Collection, University of Pennsylvania and Pennsylvania Historical and Museum
What is architecture, if not ‘building’
So, what is architecture if not building? Is there more to architecture than designing buildings as Marwa El Mubark recently states? What does the architect do if not design buildings? Urban researcher? Focus group leader? Community educator? Client counsellor? Urban visionary? Contractors’ conscience? These are all roles that architects should be carrying out anyway in the complex process of designing buildings. They are not future niches or routes for the profession. Instead, they are current responsibilities which should form the core of what architects do in their role as building designers. What El Mubark and others propose is not actually a decentring of the profession but instead the decoupling of it from its output. A separation of architecture from its reason for being – the building.
The arguments which promote reappraisal, or even severing, of the link between architect and building to better collaborate with society and its needs on an ecological, economic, and social level are not as radical as they hope. Instead, these arguments often return the architect to their key roles as building designers:
- To identify the need which has arisen within a community for a building to be built.
- Assess what resources are required to create it.
- Devise the sequence of spaces and forms which allow the need to be accommodated and flourish, and
- Create an artful and lasting expression for these spaces and forms through the careful coordination of various actors in making our sketches, models, specifications real.
This is what architects have been doing, through building, since at least the Neolithic period. We have only stopped designing and engaging in this more direct way because we have allowed others to reduce our role to the pursuit of novel forms or facilitation of floor space creation.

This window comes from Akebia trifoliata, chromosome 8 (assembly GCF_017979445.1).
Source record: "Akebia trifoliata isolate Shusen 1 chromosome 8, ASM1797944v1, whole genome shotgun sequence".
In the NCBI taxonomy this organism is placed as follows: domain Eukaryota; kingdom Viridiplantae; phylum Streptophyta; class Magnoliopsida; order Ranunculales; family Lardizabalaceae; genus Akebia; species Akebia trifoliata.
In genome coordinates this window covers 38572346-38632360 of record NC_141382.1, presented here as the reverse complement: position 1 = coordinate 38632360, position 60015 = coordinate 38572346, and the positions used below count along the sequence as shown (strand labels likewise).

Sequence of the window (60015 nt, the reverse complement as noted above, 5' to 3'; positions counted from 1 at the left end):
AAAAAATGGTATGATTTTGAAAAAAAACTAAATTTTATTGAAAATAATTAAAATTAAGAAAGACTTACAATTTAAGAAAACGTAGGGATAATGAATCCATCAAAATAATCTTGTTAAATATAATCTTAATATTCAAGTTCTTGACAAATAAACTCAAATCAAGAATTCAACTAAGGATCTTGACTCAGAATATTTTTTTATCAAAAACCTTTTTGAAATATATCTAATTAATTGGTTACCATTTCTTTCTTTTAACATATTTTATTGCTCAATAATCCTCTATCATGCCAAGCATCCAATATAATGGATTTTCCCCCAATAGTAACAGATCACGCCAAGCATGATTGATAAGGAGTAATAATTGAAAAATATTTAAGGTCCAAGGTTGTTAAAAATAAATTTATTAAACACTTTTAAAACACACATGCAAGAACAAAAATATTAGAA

It is estimated that around 75% of all buildings erected today are done so without the involvement of an architect. When we are involved in building, we are often employed for the minimum input, gaining the necessary approvals then allowing others to fill in the detail of our 1:100 scale outlines – no longer involved in the ‘nitty gritty of actual building’. Perhaps it is our disconnection with the built environment, both in the extent of our involvement and scope of our role, that makes us less relevant to society. A building designer who only designs 25% of them. A building designer marginalised in many of the detailed decisions (space standards, ceiling heights, window sizes, material choices and so on) that allow buildings to impart value beyond the financial and endure beyond a generation. Buildings will continue to be built whether we further vacate our historic role as designers of them or not.
Rory Hyde and Roberta Marcaccio say that to ‘limit architecture to buildings is to do it a disservice’ and that value needs to be found in architecture beyond bricks and mortar. Yet, perhaps neglecting our core responsibility of designing buildings in fact does a disservice to what architecture is. Allowing this role to diminish will consequently diminish the quality of the built environment – the tangible reality of architecture that society experiences. Any campaign to recalibrate the role of the architect beyond bricks and mortar must first recognise the inherent value contained within bricks and mortar.
If we diminish our core task of designing buildings, we risk diminishing the consequences of this role. The buildings that have the capacity to furnish and nourish human existence. The question should not be, ‘What else can architects do?’ Instead, ‘How can architects do what they do in a more meaningful way?’ We don’t need to decentre or decouple ourselves from building. Instead, we need to re-connect with it.